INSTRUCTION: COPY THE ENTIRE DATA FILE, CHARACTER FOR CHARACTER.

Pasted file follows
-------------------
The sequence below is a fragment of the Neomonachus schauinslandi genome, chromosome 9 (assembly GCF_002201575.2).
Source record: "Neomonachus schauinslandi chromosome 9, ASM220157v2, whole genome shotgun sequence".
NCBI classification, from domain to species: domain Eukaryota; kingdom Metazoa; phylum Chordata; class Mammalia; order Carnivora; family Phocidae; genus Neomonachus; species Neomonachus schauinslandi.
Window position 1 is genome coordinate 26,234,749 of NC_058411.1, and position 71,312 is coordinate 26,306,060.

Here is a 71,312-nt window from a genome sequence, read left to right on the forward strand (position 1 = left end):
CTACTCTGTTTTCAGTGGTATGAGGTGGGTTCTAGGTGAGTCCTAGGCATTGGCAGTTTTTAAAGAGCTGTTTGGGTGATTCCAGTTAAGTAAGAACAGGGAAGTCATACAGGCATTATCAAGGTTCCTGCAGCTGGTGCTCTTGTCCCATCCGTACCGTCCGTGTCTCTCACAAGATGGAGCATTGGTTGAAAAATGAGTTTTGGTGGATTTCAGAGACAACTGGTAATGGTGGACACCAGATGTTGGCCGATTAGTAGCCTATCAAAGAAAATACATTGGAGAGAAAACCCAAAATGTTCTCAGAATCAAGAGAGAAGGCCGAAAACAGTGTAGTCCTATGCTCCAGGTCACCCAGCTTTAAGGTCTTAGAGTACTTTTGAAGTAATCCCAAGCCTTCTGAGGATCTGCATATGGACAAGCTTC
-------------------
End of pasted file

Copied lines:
The sequence below is a fragment of the Neomonachus schauinslandi genome, chromosome 9 (assembly GCF_002201575.2).
Source record: "Neomonachus schauinslandi chromosome 9, ASM220157v2, whole genome shotgun sequence".
NCBI classification, from domain to species: domain Eukaryota; kingdom Metazoa; phylum Chordata; class Mammalia; order Carnivora; family Phocidae; genus Neomonachus; species Neomonachus schauinslandi.
Window position 1 is genome coordinate 26,234,749 of NC_058411.1, and position 71,312 is coordinate 26,306,060.

Here is a 71,312-nt window from a genome sequence, read left to right on the forward strand (position 1 = left end):
CTACTCTGTTTTCAGTGGTATGAGGTGGGTTCTAGGTGAGTCCTAGGCATTGGCAGTTTTTAAAGAGCTGTTTGGGTGATTCCAGTTAAGTAAGAACAGGGAAGTCATACAGGCATTATCAAGGTTCCTGCAGCTGGTGCTCTTGTCCCATCCGTACCGTCCGTGTCTCTCACAAGATGGAGCATTGGTTGAAAAATGAGTTTTGGTGGATTTCAGAGACAACTGGTAATGGTGGACACCAGATGTTGGCCGATTAGTAGCCTATCAAAGAAAATACATTGGAGAGAAAACCCAAAATGTTCTCAGAATCAAGAGAGAAGGCCGAAAACAGTGTAGTCCTATGCTCCAGGTCACCCAGCTTTAAGGTCTTAGAGTACTTTTGAAGTAATCCCAAGCCTTCTGAGGATCTGCATATGGACAAGCTTC